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Overwatch 2, Diablo 4 Delayed As Blizzard Leadership Shifts

Blizzard Entertainment announced delays for Overwatch 2 and Diablo 4 during an earnings call earlier today. The company presented a slide that provided an update on its creative pipeline, which explained that content planned for next year would need “more development time to reach its full potential” due to changes in “key creative roles.”

Diablo IV and Overwatch 2 delayed pic.twitter.com/4pr9c0OEdz

— Stephen Totilo (@stephentotilo) November 2, 2021

“These are two of the most eagerly anticipated titles in the industry, and our teams have made great strides toward completion in recent quarters,” reads the slide. “But we believe giving the teams some extra time to complete production and continue growing their creative resources to support the titles after launch will ensure that these releases delight and engage their communities for many years in the future.”

Overwatch 2 and Diablo 4 didn’t have definitive release dates. However, fans still had hope that the games would release sometime during 2022. In fact, the presentation mentioned that recent changes would mostly affect content for “next year,” so it’s possible that the two titles were slated for a 2022 release before the Activision Blizzard shake-up. At this point, the games will likely be in development until 2023.

It’s unclear what leadership shifts the company was referring to in its announcement. However, Jenn Oneal also said she was stepping down from her position as co-leader in a blog post on the company website the same day. She will transition into a new position before leaving the company at the end of the year. That leaves Mike Ybarra as the sole lead at a company already in hot water for its toxic company culture.

“I am doing this not because I am without hope for Blizzard,” Oneal wrote in her goodbye. “I’m inspired by the passion of everyone here, working toward meaningful, lasting change with their whole hearts. This energy has inspired me to step out and explore how I can do more to have games and diversity intersect, and hopefully make a broader industry impact that will benefit Blizzard (and other studios) as well.”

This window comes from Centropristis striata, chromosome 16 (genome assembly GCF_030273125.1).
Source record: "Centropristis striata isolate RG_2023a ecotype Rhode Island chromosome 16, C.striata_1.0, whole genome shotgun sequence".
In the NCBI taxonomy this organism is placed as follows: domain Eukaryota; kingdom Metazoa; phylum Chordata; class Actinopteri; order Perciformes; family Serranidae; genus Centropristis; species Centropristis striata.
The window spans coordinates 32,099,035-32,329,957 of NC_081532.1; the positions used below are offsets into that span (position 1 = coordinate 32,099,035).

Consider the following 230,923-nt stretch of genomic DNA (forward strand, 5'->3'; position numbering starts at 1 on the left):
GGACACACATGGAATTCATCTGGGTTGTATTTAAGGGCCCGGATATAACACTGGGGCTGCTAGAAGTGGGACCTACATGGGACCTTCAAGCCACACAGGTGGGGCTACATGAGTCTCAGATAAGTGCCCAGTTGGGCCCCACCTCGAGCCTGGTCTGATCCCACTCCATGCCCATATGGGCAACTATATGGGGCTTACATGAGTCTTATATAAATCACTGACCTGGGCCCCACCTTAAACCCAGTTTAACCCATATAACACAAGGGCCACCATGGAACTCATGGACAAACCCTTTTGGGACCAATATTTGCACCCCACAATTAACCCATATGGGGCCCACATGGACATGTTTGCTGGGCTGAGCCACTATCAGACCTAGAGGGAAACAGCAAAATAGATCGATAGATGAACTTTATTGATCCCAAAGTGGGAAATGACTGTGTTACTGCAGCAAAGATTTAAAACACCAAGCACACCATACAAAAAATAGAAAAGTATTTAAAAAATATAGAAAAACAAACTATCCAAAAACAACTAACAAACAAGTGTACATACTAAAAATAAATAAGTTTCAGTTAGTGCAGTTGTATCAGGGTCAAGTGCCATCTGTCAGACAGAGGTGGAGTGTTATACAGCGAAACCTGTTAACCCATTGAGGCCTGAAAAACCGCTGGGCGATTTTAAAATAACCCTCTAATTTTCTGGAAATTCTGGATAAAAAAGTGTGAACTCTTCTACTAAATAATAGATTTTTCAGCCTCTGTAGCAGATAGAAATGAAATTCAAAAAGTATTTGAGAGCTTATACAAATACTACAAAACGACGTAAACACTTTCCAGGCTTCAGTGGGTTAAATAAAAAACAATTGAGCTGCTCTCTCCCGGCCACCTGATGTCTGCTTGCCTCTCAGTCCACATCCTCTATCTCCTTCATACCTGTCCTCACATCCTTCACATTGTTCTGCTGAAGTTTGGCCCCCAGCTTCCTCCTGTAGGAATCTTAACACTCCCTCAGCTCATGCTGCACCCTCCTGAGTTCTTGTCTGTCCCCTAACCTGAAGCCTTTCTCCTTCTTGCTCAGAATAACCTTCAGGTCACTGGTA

Blizzard reps didn’t specify when fans could expect to see more content related to Overwatch 2 and Diablo 4. Other leadership doesn’t seem to have publicly acknowledged Oneal’s imminent departure.

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‘Overwatch’ hero McCree will be renamed Cole Cassidy on October 26th

Overwatch hero Jesse McCree has a new name, and, no, it’s not Deadeye Dave. , Blizzard has renamed the gunslinger in the aftermath of his real-life namesake back in August. As of October 26th, McCree will be known as Cole Cassidy.

“To make the new Overwatch better — to make things right — he had to be honest with his team and himself.” Blizzard said in a tweet. “The cowboy he was rode into the sunset, and Cole Cassidy faced the world at dawn.”

The real Jesse McCree left the studio after the California Department of Fair Employment and Housing for fostering a “frat boy” workplace. While not directly named in the complaint, McCree reportedly took part in the infamous “Cosby Suite” where Blizzard employees, including former World of Warcraft creative director Alex Afrasiabi, allegedly harassed women. When it first announced the name change, Blizzard said it wanted to find one that better represented Overwatch’s ideals. It also promised it would no longer name in-game characters after employees.

Alongside the name change, Blizzard is changes to Cassidy’s kit. It may tweak his Deadeye ultimate to make it more deadly and allow players to use his Combat Roll in midair. The latter change should help with avoiding vertical knockback abilities from heroes like Doomfist and Wrecking Ball. You can try out the tweaks by launching Overwatch’s Experimental mode.

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Overwatch Cross-Platform Support: Everything We Know